I stared at the paper menu on their wall, and noticed the “official” pricing of their products:

  • 1 scoop (with an tiny drawing of one scoop): $3.50
  • 2 scoops (with a tiny drawing of two scoops): $4.75
  • Waffle cone substitution: $1.00 extra

The employee seemed unfazed, so I gave her a five dollar bill, expecting 25 cents in change. But, I received $1.50 in change.

By her logic, I ordered one scoop?

My girlfriend should’ve been charged $5.75, and I should’ve been charged $4.75.

I shouldn’t be confused at an ice cream shop. If I’m compelled to write a blog post about your customer service, your employees need to be retrained on your item costs, serving sizes, and pricing.

I’m not complaining as a disgruntled customer, but as someone who wants your business to flourish. Since this business is still new, I’d rather give them a chance to make things right for future transactions. Consistency.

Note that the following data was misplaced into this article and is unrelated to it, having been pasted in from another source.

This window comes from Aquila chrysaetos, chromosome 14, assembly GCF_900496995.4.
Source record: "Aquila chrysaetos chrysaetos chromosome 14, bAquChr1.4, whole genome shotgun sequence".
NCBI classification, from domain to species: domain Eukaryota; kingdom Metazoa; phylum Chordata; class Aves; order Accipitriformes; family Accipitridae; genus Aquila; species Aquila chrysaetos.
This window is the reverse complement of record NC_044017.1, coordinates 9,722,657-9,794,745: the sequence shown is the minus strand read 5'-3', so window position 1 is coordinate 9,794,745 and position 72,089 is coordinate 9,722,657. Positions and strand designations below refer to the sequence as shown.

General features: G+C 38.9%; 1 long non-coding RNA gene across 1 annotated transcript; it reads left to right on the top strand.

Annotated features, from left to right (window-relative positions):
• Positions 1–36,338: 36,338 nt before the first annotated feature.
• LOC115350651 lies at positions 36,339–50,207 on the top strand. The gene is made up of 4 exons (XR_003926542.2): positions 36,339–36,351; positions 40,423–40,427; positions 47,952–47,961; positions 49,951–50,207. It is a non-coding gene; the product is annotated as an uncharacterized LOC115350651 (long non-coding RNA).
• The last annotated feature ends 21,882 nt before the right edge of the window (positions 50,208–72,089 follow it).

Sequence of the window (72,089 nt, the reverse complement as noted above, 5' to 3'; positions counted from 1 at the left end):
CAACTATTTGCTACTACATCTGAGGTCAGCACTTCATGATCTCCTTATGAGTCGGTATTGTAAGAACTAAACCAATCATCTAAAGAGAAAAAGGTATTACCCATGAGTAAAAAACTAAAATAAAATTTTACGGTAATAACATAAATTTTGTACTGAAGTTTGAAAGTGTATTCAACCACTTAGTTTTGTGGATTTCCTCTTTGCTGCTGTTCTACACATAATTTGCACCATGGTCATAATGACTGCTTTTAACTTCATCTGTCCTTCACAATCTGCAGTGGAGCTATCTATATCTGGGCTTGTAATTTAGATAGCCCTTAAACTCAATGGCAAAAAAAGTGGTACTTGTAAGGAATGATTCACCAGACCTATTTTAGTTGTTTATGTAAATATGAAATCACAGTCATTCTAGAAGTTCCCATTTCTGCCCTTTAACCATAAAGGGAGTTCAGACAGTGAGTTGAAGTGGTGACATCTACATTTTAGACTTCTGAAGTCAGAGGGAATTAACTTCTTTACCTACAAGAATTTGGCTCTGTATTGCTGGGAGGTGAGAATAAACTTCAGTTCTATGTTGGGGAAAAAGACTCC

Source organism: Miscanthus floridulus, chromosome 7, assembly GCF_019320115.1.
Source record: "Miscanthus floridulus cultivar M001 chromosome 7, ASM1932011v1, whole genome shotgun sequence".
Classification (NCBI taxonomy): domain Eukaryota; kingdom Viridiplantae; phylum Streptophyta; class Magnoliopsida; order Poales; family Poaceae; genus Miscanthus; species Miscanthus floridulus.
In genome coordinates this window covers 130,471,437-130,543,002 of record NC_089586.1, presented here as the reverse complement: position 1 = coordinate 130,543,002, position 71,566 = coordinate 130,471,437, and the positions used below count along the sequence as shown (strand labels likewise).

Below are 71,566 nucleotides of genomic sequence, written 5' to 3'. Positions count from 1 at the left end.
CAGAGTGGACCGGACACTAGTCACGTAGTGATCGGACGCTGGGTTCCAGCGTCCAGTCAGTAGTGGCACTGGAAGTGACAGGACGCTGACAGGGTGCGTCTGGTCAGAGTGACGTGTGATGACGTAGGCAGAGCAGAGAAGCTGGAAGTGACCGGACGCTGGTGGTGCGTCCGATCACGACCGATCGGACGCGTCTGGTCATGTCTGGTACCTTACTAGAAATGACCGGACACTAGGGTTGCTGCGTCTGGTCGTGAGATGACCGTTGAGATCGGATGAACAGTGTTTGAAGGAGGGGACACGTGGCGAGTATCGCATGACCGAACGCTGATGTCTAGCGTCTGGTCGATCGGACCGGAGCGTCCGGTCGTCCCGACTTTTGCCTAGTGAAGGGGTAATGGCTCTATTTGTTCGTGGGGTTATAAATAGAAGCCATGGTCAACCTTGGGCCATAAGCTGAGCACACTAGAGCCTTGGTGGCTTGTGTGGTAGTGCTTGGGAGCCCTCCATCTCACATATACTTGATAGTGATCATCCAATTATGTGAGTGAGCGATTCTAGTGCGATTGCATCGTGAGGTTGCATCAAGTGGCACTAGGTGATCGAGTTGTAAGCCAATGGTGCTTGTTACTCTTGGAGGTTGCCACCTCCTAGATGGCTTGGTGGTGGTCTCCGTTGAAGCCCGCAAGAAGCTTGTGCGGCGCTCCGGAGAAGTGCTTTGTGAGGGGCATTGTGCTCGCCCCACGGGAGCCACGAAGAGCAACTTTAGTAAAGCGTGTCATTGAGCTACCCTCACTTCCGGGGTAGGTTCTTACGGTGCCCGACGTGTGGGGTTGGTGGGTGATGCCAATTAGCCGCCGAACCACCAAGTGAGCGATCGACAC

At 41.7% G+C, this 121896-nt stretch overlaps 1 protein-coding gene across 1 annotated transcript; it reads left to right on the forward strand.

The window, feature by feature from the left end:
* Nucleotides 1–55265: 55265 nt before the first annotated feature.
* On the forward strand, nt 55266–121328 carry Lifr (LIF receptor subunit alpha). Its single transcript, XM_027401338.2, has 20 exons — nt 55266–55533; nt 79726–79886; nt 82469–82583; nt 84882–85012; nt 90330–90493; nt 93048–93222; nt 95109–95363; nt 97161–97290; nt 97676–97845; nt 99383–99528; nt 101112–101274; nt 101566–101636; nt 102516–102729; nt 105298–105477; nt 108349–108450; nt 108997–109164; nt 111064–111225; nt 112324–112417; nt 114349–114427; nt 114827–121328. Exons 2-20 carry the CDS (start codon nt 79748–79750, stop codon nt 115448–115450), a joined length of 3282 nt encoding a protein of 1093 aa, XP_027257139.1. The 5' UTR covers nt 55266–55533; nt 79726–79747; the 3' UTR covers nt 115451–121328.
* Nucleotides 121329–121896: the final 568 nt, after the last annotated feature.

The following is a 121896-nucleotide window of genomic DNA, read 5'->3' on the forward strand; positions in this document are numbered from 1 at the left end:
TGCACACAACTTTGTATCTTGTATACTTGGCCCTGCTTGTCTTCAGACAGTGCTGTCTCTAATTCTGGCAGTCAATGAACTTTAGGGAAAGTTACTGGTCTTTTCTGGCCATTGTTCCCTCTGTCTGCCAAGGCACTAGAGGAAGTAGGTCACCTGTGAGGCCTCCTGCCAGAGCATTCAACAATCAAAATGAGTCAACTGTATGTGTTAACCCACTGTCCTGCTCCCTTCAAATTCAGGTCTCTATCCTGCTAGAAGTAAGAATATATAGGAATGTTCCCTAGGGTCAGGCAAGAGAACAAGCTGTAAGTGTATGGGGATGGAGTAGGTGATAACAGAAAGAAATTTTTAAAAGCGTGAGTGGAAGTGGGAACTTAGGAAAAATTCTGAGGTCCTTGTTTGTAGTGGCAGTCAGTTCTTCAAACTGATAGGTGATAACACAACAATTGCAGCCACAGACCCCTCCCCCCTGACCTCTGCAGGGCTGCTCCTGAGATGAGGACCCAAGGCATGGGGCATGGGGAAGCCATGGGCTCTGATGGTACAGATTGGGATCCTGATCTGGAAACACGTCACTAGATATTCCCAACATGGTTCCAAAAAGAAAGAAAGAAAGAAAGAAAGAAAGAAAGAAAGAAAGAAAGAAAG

I want to enjoy ice cream, not argue about correct portion sizes and arithmetic errors.

Additional notes:

Give 'em the duds?

I took engagement photos for a couple a few weeks ago. We had a blast and they loved the photos. I knew they loved the photos because I let them chimp[1. Viewing photos on the back of my camera] a few times.

That was probably a bad move on my part.

While my contract doesn’t entitle them to get every single photo I took, they’re politely asking for all of them. You know, for posterity.

I already deleted a lot of the bad ones:

  • blurry
  • underexposed
  • duplicates
  • mid-blink or non-flattering photos

There’s a few left that I haven’t deleted, but I’d rank them between 1-2 out of 5. Not worthy.